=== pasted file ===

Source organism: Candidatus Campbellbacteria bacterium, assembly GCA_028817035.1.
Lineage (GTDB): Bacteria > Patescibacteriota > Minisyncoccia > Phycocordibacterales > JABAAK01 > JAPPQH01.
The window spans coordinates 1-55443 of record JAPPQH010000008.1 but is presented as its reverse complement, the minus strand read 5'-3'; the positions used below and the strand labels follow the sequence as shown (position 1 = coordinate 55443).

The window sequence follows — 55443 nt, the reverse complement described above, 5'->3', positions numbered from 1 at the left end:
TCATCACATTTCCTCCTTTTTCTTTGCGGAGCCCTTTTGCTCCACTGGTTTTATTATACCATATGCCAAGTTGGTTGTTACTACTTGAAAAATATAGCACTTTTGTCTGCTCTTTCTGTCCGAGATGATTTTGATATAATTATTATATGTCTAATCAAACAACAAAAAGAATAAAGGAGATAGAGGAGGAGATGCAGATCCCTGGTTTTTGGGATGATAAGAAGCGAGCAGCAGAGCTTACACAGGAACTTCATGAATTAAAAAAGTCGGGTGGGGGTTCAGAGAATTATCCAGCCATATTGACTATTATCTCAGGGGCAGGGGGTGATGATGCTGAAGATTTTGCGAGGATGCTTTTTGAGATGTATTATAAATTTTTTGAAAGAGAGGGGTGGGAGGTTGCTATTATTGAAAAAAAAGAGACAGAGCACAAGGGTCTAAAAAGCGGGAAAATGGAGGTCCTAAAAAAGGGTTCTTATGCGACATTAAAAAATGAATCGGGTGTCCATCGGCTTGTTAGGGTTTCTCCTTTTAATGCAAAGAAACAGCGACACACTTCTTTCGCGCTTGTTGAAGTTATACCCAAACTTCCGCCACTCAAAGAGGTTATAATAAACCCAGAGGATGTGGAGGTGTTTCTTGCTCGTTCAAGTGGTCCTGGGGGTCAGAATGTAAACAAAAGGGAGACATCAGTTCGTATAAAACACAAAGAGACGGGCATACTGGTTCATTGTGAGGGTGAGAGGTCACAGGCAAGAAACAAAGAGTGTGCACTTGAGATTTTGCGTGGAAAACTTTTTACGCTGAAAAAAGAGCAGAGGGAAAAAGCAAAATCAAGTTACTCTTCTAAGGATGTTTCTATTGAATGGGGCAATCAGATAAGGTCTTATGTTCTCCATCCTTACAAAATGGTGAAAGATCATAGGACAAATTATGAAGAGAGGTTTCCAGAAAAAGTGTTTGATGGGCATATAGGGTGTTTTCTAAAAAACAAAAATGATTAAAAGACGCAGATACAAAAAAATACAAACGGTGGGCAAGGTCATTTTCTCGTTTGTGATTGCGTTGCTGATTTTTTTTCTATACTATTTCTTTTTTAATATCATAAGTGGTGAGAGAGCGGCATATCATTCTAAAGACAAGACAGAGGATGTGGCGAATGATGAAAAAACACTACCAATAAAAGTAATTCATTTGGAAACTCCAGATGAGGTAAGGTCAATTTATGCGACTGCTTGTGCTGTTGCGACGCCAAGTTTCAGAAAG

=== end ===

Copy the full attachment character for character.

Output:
Source organism: Candidatus Campbellbacteria bacterium, assembly GCA_028817035.1.
Lineage (GTDB): Bacteria > Patescibacteriota > Minisyncoccia > Phycocordibacterales > JABAAK01 > JAPPQH01.
The window spans coordinates 1-55443 of record JAPPQH010000008.1 but is presented as its reverse complement, the minus strand read 5'-3'; the positions used below and the strand labels follow the sequence as shown (position 1 = coordinate 55443).

The window sequence follows — 55443 nt, the reverse complement described above, 5'->3', positions numbered from 1 at the left end:
TCATCACATTTCCTCCTTTTTCTTTGCGGAGCCCTTTTGCTCCACTGGTTTTATTATACCATATGCCAAGTTGGTTGTTACTACTTGAAAAATATAGCACTTTTGTCTGCTCTTTCTGTCCGAGATGATTTTGATATAATTATTATATGTCTAATCAAACAACAAAAAGAATAAAGGAGATAGAGGAGGAGATGCAGATCCCTGGTTTTTGGGATGATAAGAAGCGAGCAGCAGAGCTTACACAGGAACTTCATGAATTAAAAAAGTCGGGTGGGGGTTCAGAGAATTATCCAGCCATATTGACTATTATCTCAGGGGCAGGGGGTGATGATGCTGAAGATTTTGCGAGGATGCTTTTTGAGATGTATTATAAATTTTTTGAAAGAGAGGGGTGGGAGGTTGCTATTATTGAAAAAAAAGAGACAGAGCACAAGGGTCTAAAAAGCGGGAAAATGGAGGTCCTAAAAAAGGGTTCTTATGCGACATTAAAAAATGAATCGGGTGTCCATCGGCTTGTTAGGGTTTCTCCTTTTAATGCAAAGAAACAGCGACACACTTCTTTCGCGCTTGTTGAAGTTATACCCAAACTTCCGCCACTCAAAGAGGTTATAATAAACCCAGAGGATGTGGAGGTGTTTCTTGCTCGTTCAAGTGGTCCTGGGGGTCAGAATGTAAACAAAAGGGAGACATCAGTTCGTATAAAACACAAAGAGACGGGCATACTGGTTCATTGTGAGGGTGAGAGGTCACAGGCAAGAAACAAAGAGTGTGCACTTGAGATTTTGCGTGGAAAACTTTTTACGCTGAAAAAAGAGCAGAGGGAAAAAGCAAAATCAAGTTACTCTTCTAAGGATGTTTCTATTGAATGGGGCAATCAGATAAGGTCTTATGTTCTCCATCCTTACAAAATGGTGAAAGATCATAGGACAAATTATGAAGAGAGGTTTCCAGAAAAAGTGTTTGATGGGCATATAGGGTGTTTTCTAAAAAACAAAAATGATTAAAAGACGCAGATACAAAAAAATACAAACGGTGGGCAAGGTCATTTTCTCGTTTGTGATTGCGTTGCTGATTTTTTTTCTATACTATTTCTTTTTTAATATCATAAGTGGTGAGAGAGCGGCATATCATTCTAAAGACAAGACAGAGGATGTGGCGAATGATGAAAAAACACTACCAATAAAAGTAATTCATTTGGAAACTCCAGATGAGGTAAGGTCAATTTATGCGACTGCTTGTGCTGTTGCGACGCCAAGTTTCAGAAAG